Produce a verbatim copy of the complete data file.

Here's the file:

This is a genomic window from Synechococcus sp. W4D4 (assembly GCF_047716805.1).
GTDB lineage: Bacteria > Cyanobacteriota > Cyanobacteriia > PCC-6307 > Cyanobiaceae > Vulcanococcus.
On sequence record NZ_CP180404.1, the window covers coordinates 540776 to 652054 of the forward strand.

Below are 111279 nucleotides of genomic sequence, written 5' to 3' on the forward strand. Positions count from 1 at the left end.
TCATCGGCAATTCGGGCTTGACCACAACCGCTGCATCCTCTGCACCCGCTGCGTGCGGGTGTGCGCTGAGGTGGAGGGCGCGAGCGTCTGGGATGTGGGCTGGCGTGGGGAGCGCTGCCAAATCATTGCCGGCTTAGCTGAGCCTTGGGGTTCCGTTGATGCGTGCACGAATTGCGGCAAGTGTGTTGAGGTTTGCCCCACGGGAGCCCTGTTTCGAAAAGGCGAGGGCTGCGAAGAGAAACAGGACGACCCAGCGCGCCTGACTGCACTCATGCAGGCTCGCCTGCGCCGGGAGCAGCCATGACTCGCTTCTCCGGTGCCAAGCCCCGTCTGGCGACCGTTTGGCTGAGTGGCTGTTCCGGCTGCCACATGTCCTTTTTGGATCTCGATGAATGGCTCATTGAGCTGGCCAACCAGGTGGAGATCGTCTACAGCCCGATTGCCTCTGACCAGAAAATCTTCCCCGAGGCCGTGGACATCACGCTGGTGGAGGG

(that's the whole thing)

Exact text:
This is a genomic window from Synechococcus sp. W4D4 (assembly GCF_047716805.1).
GTDB lineage: Bacteria > Cyanobacteriota > Cyanobacteriia > PCC-6307 > Cyanobiaceae > Vulcanococcus.
On sequence record NZ_CP180404.1, the window covers coordinates 540776 to 652054 of the forward strand.

Below are 111279 nucleotides of genomic sequence, written 5' to 3' on the forward strand. Positions count from 1 at the left end.
TCATCGGCAATTCGGGCTTGACCACAACCGCTGCATCCTCTGCACCCGCTGCGTGCGGGTGTGCGCTGAGGTGGAGGGCGCGAGCGTCTGGGATGTGGGCTGGCGTGGGGAGCGCTGCCAAATCATTGCCGGCTTAGCTGAGCCTTGGGGTTCCGTTGATGCGTGCACGAATTGCGGCAAGTGTGTTGAGGTTTGCCCCACGGGAGCCCTGTTTCGAAAAGGCGAGGGCTGCGAAGAGAAACAGGACGACCCAGCGCGCCTGACTGCACTCATGCAGGCTCGCCTGCGCCGGGAGCAGCCATGACTCGCTTCTCCGGTGCCAAGCCCCGTCTGGCGACCGTTTGGCTGAGTGGCTGTTCCGGCTGCCACATGTCCTTTTTGGATCTCGATGAATGGCTCATTGAGCTGGCCAACCAGGTGGAGATCGTCTACAGCCCGATTGCCTCTGACCAGAAAATCTTCCCCGAGGCCGTGGACATCACGCTGGTGGAGGG